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A Message from the Audubon Rockies Regional Office

March 29, 2020

Our Federal Administration in Washington, DC continues its
relentless attacks on all things environmental. [Chuck Almdale – Ed.]

Hello California Chapter leaders and members,

My name is Daly Edmunds and I’m the Policy and Outreach Director for Audubon Rockies, a regional office of National Audubon Society (WY, CO, UT). I’ve reached out to your chapter in previous years, in efforts to organize chapters around issues to protect Greater Sage-grouse. While many parts of our country are shutting down in response to COVID-19, the Department of Interior is continuing its efforts to weaken important protections for Greater Sage-grouse.  While we’ve shifted our personal and work lives around at Audubon, we’re still fighting hard for birds and could use your help!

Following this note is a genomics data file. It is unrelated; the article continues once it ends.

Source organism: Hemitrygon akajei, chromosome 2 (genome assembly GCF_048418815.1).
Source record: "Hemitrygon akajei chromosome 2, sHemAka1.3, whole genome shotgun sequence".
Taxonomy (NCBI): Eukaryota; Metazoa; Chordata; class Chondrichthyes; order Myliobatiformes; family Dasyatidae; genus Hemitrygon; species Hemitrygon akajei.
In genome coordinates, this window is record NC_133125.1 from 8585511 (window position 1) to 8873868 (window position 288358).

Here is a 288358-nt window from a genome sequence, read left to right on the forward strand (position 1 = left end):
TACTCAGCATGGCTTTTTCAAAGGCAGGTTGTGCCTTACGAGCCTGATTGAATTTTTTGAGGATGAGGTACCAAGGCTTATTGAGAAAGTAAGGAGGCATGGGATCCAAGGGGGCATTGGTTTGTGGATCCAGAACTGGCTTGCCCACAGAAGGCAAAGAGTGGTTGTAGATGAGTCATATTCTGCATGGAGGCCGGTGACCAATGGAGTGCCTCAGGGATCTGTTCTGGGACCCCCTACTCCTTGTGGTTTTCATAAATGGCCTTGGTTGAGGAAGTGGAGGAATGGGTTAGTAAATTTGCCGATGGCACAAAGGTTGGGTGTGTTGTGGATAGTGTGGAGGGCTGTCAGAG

Yesterday, we circulated an action alert to all National Audubon Society members across the country.  I’m hoping that your chapter will help Greater Sage-grouse (as their populations continue to decline across the range, including in California) and the sagebrush ecosystem … hence my email to you.   I’ve also included some educational resources at the bottom of this email, which I hope you’ll find useful.

I’m reaching out to you because the Department of Interior/Bureau of Land Management is planning to make decisions that impact sage-grouse in California – notably in northeastern CA, where there are sage-grouse populations that are considered part of the western population (along with sage-grouse in nearby NV). This is separate from the Bi-State population.